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Regulation of β -adrenergic Receptors by ``Permissive'' Hormones: Glucocorticoids Increase Steady-State Levels of Receptor mRNA
John R. Hadcock and Craig C. Malbon
Proceedings of the National Academy of Sciences of the United States of America
Vol. 85, No. 22 (Nov. 15, 1988), pp. 8415-8419
Published by: National Academy of Sciences
Stable URL: http://www.jstor.org/stable/32751
Page Count: 5
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Incubation of DDT1 MF-2 hamster vas deferens cells with glucocorticoids results in a marked increase in β -adrenergic receptor (β AR) number. The increase in receptor number was visualized by indirect immunofluorescence with antiserum specific for the β AR and was verified by radioligand binding. The steady-state levels of β AR mRNA were quantified in untreated (control) and glucocorticoid-treated cells by DNA-excess solution hybridization using a single-stranded probe corresponding to nucleotides +12 to 182 of the hamster β 2AR cDNA coding region. The steady-state level increased from 0.37 pg of β AR mRNA per μ g of total cellular RNA in untreated cells to 1.05 pg of β AR mRNA per μ g of RNA in cells treated with dexamethasone (500 nM) for 2-4 hr. After this sharp transient peak, the steady-state level of receptor mRNA declined by 6 hr to a level approximately twice that of the untreated cells. Half-maximal effects were achieved at 20-40 nM dexamethasone. Testosterone (500 nM) and 17β -estradiol (500 nM), in contrast, did not alter the steady-state levels of β AR mRNA. Actinomycin D, a potent inhibitor of transcription, abolished the dexamethasone-induced increase in β AR mRNA, suggesting that the permissive hormone effect was exerted on gene transcription. The half-life of the receptor mRNA measured in the presence of actinomycin D was found to be 12 hr in both the untreated and the dexamethasone-treated cells. These studies provide a molecular explanation for the well-known regulation of GTP-binding protein (G-protein)-linked cell-surface receptors by permissive hormones.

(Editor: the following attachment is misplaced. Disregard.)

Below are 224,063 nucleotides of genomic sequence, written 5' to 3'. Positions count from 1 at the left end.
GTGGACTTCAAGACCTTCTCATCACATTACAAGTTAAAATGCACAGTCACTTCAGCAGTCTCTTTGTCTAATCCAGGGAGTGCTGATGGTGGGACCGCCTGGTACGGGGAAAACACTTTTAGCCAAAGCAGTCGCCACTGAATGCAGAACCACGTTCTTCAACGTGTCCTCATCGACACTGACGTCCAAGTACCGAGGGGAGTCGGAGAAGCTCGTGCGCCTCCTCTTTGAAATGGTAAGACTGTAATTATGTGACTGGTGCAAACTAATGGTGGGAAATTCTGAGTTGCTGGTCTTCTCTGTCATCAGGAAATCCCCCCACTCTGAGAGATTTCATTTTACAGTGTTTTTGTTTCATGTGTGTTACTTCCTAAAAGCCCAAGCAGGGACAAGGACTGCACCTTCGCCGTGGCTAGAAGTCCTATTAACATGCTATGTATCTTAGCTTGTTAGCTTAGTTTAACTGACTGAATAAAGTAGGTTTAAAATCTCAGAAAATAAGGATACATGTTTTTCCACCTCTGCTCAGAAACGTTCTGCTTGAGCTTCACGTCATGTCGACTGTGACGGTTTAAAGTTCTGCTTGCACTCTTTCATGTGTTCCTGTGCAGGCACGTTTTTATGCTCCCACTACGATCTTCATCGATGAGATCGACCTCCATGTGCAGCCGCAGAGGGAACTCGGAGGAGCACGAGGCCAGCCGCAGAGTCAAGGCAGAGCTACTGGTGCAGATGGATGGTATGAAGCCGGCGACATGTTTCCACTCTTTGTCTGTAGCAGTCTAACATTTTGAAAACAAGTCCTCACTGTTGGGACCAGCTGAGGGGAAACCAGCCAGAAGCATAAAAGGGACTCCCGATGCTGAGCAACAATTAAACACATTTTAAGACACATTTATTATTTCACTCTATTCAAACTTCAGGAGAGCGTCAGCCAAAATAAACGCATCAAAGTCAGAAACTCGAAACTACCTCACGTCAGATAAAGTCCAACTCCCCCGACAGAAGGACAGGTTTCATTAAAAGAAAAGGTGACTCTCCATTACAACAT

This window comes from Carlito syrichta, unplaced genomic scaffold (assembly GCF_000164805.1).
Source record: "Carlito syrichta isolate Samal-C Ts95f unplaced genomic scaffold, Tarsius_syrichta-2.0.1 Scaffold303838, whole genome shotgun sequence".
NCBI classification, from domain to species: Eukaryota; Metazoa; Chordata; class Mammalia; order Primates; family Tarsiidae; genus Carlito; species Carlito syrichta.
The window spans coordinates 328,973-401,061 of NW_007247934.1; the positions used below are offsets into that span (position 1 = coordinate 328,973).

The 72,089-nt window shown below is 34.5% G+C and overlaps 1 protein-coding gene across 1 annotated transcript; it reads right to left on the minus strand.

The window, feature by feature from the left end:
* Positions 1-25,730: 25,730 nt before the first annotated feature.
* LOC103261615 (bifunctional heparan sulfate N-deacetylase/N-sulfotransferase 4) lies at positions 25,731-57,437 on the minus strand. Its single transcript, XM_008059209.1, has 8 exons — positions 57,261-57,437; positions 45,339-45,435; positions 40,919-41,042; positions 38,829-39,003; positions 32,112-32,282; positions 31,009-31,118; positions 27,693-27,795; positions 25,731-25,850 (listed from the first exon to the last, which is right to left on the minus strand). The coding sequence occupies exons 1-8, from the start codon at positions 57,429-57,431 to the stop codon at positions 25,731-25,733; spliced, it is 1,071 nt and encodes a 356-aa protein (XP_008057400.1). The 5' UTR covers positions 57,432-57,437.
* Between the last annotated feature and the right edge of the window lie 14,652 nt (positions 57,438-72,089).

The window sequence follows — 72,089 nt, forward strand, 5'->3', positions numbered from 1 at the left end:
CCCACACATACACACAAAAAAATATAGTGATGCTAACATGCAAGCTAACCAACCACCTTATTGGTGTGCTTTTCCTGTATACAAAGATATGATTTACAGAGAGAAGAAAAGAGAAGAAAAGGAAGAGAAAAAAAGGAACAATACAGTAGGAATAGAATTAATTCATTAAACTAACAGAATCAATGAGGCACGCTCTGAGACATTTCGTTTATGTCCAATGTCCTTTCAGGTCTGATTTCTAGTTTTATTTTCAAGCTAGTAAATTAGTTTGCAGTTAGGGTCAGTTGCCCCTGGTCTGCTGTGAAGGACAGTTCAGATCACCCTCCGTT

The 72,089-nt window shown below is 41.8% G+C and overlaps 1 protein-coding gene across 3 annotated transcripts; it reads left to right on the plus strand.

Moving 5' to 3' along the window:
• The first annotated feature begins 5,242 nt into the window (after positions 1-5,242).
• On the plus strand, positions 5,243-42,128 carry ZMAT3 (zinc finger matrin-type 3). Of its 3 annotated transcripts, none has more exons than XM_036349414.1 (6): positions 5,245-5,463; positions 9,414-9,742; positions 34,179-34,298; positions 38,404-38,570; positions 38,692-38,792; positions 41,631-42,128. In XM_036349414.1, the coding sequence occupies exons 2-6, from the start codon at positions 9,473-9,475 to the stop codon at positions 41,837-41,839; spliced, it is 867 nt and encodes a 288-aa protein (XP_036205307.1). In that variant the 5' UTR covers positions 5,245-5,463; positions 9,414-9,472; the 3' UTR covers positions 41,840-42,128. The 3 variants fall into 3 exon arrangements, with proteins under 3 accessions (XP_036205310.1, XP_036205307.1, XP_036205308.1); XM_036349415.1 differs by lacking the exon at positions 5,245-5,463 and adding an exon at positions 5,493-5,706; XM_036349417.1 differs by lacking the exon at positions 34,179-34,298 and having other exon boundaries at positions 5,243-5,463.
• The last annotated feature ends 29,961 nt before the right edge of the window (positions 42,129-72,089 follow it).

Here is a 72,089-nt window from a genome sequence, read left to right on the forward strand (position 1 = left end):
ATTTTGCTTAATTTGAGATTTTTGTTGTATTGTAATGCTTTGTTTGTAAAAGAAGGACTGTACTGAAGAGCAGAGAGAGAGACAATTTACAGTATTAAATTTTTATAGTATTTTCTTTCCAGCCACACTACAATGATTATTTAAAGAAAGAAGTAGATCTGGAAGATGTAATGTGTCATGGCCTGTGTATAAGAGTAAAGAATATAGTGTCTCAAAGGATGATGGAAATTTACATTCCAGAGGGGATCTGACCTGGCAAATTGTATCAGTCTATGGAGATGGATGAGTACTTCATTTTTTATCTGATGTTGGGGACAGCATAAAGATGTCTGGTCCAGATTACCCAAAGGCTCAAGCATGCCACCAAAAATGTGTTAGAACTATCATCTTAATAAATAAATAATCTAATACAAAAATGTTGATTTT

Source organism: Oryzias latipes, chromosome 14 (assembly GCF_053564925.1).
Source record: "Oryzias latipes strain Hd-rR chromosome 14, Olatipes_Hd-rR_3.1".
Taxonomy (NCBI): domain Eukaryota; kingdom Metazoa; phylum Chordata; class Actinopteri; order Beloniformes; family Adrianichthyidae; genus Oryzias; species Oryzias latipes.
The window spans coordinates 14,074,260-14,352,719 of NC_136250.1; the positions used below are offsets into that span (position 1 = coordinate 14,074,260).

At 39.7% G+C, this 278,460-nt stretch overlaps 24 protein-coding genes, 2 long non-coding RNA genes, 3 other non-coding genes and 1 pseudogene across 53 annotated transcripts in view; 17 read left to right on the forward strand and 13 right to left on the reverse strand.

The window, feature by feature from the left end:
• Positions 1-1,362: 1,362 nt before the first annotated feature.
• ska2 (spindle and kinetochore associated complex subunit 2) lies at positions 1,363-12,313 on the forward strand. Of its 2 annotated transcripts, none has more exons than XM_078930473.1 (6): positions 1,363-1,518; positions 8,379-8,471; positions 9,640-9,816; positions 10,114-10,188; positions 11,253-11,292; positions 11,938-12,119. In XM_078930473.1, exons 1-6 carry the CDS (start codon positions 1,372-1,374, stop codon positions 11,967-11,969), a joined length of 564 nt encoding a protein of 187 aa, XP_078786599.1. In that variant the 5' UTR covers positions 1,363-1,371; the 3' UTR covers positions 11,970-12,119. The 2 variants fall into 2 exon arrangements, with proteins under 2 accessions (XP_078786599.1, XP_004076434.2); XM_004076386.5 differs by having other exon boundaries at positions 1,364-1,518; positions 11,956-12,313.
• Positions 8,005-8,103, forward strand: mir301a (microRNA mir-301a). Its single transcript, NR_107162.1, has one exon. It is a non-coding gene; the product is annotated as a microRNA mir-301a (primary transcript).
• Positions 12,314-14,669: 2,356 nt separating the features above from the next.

Proceedings of the National Academy of Sciences of the United States of America © 1988 National Academy of Sciences